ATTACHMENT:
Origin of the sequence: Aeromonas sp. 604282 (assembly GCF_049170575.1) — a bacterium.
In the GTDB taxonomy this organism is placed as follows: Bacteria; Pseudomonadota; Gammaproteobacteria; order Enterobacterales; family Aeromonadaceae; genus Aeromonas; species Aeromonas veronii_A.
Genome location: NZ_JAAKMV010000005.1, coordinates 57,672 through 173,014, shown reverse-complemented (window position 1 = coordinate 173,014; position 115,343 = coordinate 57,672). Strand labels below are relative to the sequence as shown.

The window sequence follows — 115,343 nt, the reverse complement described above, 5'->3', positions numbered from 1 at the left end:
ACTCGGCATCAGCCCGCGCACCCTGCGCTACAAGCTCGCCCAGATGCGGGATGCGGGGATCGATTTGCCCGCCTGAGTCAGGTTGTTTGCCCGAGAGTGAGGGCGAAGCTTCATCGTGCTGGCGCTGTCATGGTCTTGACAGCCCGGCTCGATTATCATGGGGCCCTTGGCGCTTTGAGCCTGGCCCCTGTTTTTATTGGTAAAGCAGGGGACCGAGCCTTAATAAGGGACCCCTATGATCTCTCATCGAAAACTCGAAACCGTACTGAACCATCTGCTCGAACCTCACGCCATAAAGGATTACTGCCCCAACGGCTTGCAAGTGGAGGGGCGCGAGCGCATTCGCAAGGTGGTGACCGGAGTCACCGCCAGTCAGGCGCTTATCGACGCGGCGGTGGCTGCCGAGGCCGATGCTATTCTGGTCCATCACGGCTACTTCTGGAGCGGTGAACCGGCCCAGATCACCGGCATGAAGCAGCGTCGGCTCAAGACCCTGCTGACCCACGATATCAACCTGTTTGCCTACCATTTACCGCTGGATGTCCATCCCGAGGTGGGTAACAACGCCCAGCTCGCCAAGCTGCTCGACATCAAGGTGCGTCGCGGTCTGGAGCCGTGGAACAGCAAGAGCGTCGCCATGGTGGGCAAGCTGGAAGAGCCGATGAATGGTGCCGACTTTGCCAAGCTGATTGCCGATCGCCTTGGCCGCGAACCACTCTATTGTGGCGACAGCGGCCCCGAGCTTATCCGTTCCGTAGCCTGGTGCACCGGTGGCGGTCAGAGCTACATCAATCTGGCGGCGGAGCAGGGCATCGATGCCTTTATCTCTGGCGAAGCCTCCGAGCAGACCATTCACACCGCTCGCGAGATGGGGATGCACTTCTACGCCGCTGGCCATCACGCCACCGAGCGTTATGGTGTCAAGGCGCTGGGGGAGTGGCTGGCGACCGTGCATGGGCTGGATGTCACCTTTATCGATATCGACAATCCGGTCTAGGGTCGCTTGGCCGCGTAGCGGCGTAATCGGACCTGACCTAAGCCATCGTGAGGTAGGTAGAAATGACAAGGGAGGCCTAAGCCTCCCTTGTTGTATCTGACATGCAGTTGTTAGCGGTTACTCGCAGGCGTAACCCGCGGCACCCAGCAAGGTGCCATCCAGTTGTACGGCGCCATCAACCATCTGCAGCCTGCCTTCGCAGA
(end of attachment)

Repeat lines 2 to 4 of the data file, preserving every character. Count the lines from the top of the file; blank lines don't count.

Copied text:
In the GTDB taxonomy this organism is placed as follows: Bacteria; Pseudomonadota; Gammaproteobacteria; order Enterobacterales; family Aeromonadaceae; genus Aeromonas; species Aeromonas veronii_A.
Genome location: NZ_JAAKMV010000005.1, coordinates 57,672 through 173,014, shown reverse-complemented (window position 1 = coordinate 173,014; position 115,343 = coordinate 57,672). Strand labels below are relative to the sequence as shown.

The window sequence follows — 115,343 nt, the reverse complement described above, 5'->3', positions numbered from 1 at the left end: